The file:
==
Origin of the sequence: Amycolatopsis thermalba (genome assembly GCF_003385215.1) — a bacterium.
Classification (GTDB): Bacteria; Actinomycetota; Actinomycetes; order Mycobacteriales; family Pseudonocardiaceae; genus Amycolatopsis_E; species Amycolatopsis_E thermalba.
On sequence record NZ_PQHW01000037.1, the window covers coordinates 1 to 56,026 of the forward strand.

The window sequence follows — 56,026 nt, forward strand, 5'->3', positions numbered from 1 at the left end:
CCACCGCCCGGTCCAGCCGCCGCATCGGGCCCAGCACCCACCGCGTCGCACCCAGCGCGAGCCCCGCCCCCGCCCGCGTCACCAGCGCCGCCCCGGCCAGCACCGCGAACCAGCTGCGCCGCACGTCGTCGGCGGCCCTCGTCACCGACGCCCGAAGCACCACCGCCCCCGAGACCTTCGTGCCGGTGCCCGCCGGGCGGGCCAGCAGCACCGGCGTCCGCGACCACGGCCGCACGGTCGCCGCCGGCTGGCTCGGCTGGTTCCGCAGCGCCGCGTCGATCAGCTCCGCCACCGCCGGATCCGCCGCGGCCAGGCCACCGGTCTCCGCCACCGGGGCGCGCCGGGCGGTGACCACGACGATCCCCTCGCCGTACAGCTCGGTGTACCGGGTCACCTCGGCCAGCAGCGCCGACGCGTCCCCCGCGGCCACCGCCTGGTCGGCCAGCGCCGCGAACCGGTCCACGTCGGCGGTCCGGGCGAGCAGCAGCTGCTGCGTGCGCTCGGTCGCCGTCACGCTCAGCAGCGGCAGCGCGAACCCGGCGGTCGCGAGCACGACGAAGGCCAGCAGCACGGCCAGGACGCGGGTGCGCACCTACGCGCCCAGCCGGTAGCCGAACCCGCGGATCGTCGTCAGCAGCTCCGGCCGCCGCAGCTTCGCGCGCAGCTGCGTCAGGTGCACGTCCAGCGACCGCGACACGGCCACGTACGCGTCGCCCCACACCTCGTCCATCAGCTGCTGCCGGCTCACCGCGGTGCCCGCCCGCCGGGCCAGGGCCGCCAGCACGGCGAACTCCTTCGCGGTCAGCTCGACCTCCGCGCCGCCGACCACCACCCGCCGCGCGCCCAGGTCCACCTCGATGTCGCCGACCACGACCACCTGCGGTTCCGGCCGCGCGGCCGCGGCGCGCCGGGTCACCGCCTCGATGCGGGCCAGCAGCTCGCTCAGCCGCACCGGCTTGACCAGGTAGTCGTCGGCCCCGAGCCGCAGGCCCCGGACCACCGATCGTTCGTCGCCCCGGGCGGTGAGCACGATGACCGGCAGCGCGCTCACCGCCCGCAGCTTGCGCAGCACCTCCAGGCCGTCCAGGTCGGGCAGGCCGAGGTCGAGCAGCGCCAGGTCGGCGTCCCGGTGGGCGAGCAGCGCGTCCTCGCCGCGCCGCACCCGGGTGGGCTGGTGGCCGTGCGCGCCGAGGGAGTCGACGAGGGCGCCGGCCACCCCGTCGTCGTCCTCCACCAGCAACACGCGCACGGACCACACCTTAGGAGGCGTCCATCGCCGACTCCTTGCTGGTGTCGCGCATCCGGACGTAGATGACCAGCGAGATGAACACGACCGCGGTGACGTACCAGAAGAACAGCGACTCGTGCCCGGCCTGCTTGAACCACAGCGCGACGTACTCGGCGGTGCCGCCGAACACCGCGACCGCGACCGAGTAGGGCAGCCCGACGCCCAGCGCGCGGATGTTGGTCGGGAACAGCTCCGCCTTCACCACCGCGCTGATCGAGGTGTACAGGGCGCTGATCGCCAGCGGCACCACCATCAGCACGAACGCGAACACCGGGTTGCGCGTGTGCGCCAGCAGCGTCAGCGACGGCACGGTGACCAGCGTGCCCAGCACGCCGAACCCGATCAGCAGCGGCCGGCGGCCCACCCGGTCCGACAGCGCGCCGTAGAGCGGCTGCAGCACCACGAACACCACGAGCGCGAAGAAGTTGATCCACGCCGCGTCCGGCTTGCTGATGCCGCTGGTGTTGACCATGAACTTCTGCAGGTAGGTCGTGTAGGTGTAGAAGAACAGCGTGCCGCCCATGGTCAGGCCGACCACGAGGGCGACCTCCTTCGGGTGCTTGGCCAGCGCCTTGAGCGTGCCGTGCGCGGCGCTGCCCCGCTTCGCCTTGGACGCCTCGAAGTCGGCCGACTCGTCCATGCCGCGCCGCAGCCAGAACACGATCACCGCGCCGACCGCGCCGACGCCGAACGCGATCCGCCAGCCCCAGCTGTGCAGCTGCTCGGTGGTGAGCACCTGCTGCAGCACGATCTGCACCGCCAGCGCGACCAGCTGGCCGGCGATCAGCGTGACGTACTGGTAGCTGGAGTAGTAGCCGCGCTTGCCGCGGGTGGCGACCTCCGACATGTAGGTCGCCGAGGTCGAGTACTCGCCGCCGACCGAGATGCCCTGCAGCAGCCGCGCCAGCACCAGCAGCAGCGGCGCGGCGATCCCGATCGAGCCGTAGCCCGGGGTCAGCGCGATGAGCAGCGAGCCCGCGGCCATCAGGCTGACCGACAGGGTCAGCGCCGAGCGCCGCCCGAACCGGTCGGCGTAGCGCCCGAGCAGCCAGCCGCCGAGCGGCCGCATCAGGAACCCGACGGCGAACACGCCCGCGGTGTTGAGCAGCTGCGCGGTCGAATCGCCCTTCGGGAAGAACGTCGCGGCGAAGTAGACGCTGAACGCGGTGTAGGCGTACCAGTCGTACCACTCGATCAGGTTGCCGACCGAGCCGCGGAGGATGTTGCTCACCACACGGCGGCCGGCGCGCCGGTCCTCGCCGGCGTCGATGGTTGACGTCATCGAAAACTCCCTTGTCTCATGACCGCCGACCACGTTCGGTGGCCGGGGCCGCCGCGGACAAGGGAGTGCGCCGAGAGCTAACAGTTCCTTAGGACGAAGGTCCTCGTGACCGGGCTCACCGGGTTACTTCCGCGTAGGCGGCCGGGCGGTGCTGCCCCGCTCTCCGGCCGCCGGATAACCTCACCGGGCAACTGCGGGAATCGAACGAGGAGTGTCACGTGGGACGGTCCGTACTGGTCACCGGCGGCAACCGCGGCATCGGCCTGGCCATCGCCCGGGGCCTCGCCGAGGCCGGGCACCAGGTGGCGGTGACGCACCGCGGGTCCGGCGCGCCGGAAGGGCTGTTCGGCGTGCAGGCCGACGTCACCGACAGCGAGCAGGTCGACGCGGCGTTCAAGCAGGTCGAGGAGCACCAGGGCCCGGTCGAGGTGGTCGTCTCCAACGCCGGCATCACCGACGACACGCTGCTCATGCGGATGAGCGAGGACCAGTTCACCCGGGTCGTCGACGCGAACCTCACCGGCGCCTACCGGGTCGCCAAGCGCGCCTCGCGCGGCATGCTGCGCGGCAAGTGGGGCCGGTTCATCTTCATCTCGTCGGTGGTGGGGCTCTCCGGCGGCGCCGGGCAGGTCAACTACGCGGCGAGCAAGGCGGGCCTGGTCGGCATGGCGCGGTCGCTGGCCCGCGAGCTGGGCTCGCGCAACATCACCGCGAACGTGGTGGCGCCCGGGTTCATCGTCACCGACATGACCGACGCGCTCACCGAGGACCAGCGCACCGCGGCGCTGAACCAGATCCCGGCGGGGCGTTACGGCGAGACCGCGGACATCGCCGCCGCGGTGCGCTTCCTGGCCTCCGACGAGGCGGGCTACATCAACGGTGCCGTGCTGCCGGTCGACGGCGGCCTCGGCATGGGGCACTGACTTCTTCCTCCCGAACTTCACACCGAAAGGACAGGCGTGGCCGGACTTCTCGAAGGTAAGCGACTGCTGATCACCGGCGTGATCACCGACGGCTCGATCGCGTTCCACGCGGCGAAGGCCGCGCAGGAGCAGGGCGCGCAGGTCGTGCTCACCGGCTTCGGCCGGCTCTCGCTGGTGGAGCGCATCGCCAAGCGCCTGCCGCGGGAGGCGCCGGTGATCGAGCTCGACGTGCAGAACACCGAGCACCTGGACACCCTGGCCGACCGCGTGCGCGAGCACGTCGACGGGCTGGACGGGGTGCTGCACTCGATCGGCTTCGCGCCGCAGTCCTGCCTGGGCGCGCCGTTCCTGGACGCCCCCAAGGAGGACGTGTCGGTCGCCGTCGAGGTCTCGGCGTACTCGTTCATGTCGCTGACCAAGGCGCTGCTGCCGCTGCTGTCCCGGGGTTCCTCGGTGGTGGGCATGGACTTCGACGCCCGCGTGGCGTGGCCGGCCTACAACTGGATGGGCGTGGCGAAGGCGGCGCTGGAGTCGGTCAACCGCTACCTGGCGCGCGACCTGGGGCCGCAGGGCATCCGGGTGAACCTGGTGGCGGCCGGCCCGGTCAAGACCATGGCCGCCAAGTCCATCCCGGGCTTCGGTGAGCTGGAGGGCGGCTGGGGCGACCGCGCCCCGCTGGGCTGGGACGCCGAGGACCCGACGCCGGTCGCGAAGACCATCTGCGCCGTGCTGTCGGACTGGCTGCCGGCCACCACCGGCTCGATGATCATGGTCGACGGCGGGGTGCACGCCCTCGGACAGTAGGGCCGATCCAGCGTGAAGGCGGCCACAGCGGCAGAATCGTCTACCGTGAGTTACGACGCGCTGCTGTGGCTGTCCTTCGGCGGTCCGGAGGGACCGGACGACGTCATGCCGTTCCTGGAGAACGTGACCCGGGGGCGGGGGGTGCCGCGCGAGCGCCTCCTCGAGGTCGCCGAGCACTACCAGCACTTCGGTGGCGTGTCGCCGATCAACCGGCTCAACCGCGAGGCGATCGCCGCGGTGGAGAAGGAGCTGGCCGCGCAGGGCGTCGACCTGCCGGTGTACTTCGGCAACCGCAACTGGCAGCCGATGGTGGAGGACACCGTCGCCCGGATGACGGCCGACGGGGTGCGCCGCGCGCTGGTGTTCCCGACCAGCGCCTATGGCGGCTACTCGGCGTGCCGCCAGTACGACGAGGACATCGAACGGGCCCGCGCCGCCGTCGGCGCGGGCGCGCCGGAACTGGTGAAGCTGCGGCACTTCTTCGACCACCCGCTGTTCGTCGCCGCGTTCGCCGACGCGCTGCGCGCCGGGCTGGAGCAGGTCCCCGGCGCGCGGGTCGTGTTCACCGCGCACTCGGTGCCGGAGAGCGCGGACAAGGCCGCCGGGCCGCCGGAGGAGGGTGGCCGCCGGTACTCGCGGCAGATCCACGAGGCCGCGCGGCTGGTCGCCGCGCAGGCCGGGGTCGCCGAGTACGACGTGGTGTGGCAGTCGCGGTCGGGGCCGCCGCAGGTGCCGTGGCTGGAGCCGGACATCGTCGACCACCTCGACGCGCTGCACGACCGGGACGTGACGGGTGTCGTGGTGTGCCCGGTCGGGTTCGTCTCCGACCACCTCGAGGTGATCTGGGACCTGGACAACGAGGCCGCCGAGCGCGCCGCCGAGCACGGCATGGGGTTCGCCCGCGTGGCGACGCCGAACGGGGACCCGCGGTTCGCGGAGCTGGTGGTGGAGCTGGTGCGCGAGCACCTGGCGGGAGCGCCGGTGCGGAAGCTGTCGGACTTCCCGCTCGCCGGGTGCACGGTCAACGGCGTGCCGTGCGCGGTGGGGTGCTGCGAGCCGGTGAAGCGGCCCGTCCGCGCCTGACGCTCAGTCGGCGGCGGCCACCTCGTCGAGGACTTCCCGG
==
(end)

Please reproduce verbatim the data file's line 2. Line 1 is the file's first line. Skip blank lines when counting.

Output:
Classification (GTDB): Bacteria; Actinomycetota; Actinomycetes; order Mycobacteriales; family Pseudonocardiaceae; genus Amycolatopsis_E; species Amycolatopsis_E thermalba.